Frankly, I feel like Mihirmah’s existence serves as a another snide shot at Arabs, that not only do Arabs have no moral qualms about slavery, but that in their civilization, puissance has an inverse relationship to wisdom and rectitude.

Other Butts of the Joke

Like contemporary comedies, Road to Morocco doesn’t stop at mocking Arabs. In possibly closest thing to accuracy in the entire film, Muslim merchants give a developmentally-disabled man food for free in keeping with the Islamic tenet of beneficence toward the less fortunate.

I just wish the film didn’t depict this in a way that feels vaguely mean-spirited in itself.
Like clockwork, Hope and Crosby see this and get dollar signs in their eyes. They immediately veer into ableist humor for a long and—by today’s standards—awkward scene. Of course, mocking the disabled has remained a comedy staple to this day, so I’ll leave it to the reader to decide how offended to feel by this.

As with innumerable films of the period, black characters invariably occupy servile positions, carrying white characters, dancing, or manhandling those who fall out of their masters’ favor.

Black slaves carry a white princess on a palanquin, probably the closest look we actually get at any of the many black extras.
Let’s not get me wrong, though. As much as I hate the relegation of non-whites in film to servility and dancing, I do approve of this dancer!
Obviously, Road to Morocco didn’t invent racism or ableism in film, and these examples typify what one would see in film at the time, but it still remains important to point these things out as they arise. The racism stands out as especially odious in this film because jokes about slavery abound throughout.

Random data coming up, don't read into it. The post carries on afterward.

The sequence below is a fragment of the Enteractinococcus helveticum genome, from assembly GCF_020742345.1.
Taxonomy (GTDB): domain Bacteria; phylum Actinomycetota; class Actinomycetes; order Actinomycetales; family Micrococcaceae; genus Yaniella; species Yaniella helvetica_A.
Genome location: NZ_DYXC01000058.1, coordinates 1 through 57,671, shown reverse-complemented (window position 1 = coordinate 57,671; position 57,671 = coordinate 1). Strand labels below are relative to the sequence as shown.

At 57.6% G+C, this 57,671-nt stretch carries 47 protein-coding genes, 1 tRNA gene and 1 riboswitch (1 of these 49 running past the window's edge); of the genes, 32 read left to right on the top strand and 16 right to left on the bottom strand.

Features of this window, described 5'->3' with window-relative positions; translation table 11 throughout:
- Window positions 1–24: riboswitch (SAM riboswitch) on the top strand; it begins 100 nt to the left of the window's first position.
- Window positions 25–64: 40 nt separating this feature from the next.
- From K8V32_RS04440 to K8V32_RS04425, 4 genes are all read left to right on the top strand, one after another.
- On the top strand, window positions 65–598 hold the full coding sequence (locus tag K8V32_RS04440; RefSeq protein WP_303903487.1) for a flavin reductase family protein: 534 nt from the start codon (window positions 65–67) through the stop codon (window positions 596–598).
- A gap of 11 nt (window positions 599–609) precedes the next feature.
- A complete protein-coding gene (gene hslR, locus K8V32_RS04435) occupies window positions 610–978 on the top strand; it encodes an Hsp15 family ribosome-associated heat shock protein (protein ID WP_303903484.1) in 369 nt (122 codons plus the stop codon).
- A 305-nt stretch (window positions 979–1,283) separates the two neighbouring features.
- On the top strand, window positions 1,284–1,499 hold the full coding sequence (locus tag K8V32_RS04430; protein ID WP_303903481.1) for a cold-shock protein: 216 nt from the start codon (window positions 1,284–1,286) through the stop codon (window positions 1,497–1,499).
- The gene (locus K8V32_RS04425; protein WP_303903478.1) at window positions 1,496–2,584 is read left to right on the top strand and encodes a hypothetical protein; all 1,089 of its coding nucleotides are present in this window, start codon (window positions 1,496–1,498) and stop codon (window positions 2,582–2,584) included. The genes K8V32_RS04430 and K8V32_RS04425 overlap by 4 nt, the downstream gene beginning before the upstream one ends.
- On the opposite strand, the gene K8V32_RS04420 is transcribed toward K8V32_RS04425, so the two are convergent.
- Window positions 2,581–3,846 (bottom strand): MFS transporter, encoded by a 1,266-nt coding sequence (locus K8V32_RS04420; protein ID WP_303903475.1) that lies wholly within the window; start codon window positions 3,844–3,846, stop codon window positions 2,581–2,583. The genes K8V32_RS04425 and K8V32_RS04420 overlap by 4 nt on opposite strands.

Acting and Other Performances

One must note that, despite its many flaws, Road to Morocco’s decidedly jejune script obviously served simply to bring together Hope, Crosby, and Lamour and giving them an avenue for singing and working their improv-heavy comedy. Overall, I found myself enjoying both the comedy and music in spite of everything else.

Although there always exists some risk in making a sweeping statement about film history, for years I’ve had a theory that, while modern films have better acting than those of Old Hollywood, the latter feature actors with better chemistry. (I believe vaudeville played a role in this, especially for groups who had many years to hone their acts like the Marx Brothers.) Crosby and Hope have the kind of chemistry that makes it very easy to see why there exist seven of these films. Even as they talk with insouciance about killing each other or selling each other into slavery, they do it with a spontaneity and call-and-response rhythm that makes them incredibly charming. One can tell just from watching them that ad-libbing abounded, to the point that on some days, production just threw the day’s script out entirely.

These two could even make starving on a drifting raft look fun.
Hope also gets a very funny secondary role as Aunt Lucy, a ghost who periodically appears (using then-sophisticated chroma keying technology) in dream sequences, lecturing in falsetto to guilt the men out of their inanition.